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454 Responses to “Did da Vinci paint Mary Magdalene in The Last Supper?”

  • Aldo says:

    Salmon, I question that also, and agree with Elkay’s comment about Brown’s objective in suggesting Mary Magdalene was at The Last Supper was to sell more books by creating a controversy.

  • salmon says:

    How can one think beyond god’s Word.Even it was a great painter…..?

  • Elkay says:

    Kenny, it makes good sense that when Dan Brown wrote The Da Vinci Code, his motive was to make money by selling books. One good way to sell more books is to create controversy. Looking at the evidence presented in this article, I’d think that Brown’s objective in suggesting Mary Magdalene was at The Last Supper was exactly that and no more.

  • Kenny Sellers says:

    It’s painfully clear that the person sitting to the right of the itinerant preacher is indeed a woman.

  • Tom Tom says:

    Brian—
    I read your comments with interest, but also with confusion. You made several statements that don’t seem to fit; either with the Bible or with your own comments. Maybe you’d like to elaborate.

    Your comment on mono-cellular organisms seems to indicate you believe in evolution of one kind changing into another kind. Is that the case? If so, it seems to contradict your statements regarding Jesus, God, and the Bible.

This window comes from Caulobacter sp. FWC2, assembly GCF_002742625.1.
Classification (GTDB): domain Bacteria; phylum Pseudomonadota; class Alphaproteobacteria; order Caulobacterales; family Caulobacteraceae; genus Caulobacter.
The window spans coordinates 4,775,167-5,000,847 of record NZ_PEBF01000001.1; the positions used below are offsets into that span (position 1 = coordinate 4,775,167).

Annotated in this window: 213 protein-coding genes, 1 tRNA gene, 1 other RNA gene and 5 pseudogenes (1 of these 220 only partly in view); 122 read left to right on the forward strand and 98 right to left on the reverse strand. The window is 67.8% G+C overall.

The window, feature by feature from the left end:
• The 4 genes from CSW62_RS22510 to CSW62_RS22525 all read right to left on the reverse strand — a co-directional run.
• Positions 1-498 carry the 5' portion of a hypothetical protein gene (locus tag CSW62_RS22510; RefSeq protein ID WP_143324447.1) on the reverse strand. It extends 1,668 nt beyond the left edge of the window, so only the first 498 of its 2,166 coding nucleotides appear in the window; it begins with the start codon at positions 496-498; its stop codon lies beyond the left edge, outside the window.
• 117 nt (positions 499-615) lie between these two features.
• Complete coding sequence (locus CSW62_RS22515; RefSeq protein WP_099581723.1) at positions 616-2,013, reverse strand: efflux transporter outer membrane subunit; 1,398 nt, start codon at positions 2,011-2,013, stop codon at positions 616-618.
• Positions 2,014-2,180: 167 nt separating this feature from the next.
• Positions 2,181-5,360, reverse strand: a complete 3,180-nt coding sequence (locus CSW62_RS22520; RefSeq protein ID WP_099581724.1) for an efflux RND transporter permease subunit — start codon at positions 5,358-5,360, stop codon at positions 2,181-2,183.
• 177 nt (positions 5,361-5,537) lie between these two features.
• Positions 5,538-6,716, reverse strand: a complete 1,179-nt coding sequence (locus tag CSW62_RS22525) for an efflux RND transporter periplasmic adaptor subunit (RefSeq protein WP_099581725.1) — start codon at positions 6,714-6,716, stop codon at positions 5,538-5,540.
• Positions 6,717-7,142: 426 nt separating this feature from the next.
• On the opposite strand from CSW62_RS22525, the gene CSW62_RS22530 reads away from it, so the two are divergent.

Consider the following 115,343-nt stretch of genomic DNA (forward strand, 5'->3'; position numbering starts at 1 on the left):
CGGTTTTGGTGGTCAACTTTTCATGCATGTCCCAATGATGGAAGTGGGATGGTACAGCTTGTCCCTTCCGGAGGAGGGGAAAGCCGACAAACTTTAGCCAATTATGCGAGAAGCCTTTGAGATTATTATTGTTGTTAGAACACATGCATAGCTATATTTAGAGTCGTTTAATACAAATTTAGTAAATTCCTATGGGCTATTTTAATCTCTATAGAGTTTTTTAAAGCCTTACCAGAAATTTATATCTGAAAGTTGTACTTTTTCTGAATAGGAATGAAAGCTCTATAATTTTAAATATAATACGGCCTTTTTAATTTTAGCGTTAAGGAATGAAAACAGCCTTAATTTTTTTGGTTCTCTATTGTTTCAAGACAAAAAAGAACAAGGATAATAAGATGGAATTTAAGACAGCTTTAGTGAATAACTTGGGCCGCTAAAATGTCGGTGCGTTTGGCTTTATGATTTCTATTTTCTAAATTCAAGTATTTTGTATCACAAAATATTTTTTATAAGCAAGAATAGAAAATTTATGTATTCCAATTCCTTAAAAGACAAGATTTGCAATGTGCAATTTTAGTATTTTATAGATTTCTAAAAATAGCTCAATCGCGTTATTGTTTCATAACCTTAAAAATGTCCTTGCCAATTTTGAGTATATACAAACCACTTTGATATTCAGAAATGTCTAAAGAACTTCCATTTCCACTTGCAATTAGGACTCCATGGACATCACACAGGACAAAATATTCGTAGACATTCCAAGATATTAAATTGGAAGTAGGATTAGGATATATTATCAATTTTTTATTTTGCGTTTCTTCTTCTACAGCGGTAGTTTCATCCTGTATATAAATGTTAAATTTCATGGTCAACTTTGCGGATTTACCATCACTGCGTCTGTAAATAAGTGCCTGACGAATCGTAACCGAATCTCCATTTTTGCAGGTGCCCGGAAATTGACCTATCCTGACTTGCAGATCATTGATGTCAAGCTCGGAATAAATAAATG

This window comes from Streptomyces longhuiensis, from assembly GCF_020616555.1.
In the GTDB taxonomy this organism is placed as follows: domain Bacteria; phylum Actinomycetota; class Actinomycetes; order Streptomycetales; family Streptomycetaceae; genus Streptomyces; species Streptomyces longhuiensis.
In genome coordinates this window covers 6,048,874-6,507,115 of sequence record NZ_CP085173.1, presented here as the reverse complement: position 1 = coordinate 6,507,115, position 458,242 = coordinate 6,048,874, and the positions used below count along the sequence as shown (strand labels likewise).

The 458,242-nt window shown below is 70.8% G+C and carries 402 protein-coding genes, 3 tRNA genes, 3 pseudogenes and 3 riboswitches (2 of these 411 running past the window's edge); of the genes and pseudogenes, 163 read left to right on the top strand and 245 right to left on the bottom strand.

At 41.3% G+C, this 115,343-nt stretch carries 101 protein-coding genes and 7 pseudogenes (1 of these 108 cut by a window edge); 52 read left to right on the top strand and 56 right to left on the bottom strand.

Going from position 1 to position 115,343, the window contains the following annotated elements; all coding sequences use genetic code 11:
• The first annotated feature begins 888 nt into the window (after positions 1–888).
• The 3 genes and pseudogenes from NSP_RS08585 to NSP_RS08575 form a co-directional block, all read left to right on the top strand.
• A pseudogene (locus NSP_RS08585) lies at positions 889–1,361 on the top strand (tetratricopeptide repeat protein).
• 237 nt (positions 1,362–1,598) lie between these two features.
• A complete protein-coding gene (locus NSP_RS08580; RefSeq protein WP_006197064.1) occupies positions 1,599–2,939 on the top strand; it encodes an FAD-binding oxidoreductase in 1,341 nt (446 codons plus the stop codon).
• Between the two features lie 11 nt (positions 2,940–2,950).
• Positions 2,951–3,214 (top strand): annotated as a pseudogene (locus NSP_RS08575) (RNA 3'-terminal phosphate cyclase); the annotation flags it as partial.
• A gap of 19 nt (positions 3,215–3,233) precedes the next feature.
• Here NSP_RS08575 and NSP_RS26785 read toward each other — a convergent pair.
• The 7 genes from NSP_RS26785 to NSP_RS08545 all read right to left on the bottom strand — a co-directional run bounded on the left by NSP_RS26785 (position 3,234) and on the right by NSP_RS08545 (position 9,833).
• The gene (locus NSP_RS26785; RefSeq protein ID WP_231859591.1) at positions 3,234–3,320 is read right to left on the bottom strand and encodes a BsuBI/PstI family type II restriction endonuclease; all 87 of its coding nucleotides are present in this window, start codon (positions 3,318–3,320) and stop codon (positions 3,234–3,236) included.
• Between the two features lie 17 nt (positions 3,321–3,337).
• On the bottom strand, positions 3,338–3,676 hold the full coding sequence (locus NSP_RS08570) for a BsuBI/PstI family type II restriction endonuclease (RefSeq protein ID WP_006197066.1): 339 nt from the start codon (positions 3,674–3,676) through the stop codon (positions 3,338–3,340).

If the truth of the Bible is not important, how would one determine what spiritual truth is? By what would you gauge its authenticity?

    You make the statement “The Bible has suffered much via many levels of copying, translating, editing .” By what evidence do you make that claim? The thousands of full and partial manuscripts reveal that copying errors are negligible and of no consequence regarding doctrinal issues. You are correct that it takes many years of study of the Hebrew and Greek languages to fully understand the original biblical writings in every detail, but isn’t that exactly what the Hebrew and Greek scholars who have translated the Bible into English did? The modern translations are never from just one or a few translators. Dozens of learned men and women work diligently to be as accurate to the manuscripts as possible, so I think we have a fairly accurate translation. Whole volumes have been written by scholars to reveal the smallest meanings of Hebrew and Greek words.